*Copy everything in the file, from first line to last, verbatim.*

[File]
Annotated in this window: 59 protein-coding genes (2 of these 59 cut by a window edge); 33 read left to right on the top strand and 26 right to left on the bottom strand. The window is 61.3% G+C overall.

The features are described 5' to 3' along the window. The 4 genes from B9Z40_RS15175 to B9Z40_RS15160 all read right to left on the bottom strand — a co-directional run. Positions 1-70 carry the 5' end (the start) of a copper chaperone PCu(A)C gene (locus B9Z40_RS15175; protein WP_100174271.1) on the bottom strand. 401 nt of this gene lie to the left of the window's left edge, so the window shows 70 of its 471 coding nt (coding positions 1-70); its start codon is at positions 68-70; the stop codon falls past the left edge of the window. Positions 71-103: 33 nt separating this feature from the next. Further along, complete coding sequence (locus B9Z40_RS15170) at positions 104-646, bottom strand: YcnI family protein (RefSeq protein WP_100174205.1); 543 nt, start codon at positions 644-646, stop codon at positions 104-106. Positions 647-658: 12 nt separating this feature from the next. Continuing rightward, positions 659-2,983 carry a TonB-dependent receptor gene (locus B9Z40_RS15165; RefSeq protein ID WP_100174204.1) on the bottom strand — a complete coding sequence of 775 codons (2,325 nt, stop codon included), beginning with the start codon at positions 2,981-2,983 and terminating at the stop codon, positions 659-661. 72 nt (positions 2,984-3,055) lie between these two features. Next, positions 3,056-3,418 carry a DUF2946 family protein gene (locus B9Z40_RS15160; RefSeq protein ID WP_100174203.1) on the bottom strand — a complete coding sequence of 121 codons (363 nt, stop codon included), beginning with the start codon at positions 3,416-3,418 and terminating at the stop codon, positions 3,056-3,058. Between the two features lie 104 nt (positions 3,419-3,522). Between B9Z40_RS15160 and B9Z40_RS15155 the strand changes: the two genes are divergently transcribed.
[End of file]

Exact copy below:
Annotated in this window: 59 protein-coding genes (2 of these 59 cut by a window edge); 33 read left to right on the top strand and 26 right to left on the bottom strand. The window is 61.3% G+C overall.

The features are described 5' to 3' along the window. The 4 genes from B9Z40_RS15175 to B9Z40_RS15160 all read right to left on the bottom strand — a co-directional run. Positions 1-70 carry the 5' end (the start) of a copper chaperone PCu(A)C gene (locus B9Z40_RS15175; protein WP_100174271.1) on the bottom strand. 401 nt of this gene lie to the left of the window's left edge, so the window shows 70 of its 471 coding nt (coding positions 1-70); its start codon is at positions 68-70; the stop codon falls past the left edge of the window. Positions 71-103: 33 nt separating this feature from the next. Further along, complete coding sequence (locus B9Z40_RS15170) at positions 104-646, bottom strand: YcnI family protein (RefSeq protein WP_100174205.1); 543 nt, start codon at positions 644-646, stop codon at positions 104-106. Positions 647-658: 12 nt separating this feature from the next. Continuing rightward, positions 659-2,983 carry a TonB-dependent receptor gene (locus B9Z40_RS15165; RefSeq protein ID WP_100174204.1) on the bottom strand — a complete coding sequence of 775 codons (2,325 nt, stop codon included), beginning with the start codon at positions 2,981-2,983 and terminating at the stop codon, positions 659-661. 72 nt (positions 2,984-3,055) lie between these two features. Next, positions 3,056-3,418 carry a DUF2946 family protein gene (locus B9Z40_RS15160; RefSeq protein ID WP_100174203.1) on the bottom strand — a complete coding sequence of 121 codons (363 nt, stop codon included), beginning with the start codon at positions 3,416-3,418 and terminating at the stop codon, positions 3,056-3,058. Between the two features lie 104 nt (positions 3,419-3,522). Between B9Z40_RS15160 and B9Z40_RS15155 the strand changes: the two genes are divergently transcribed.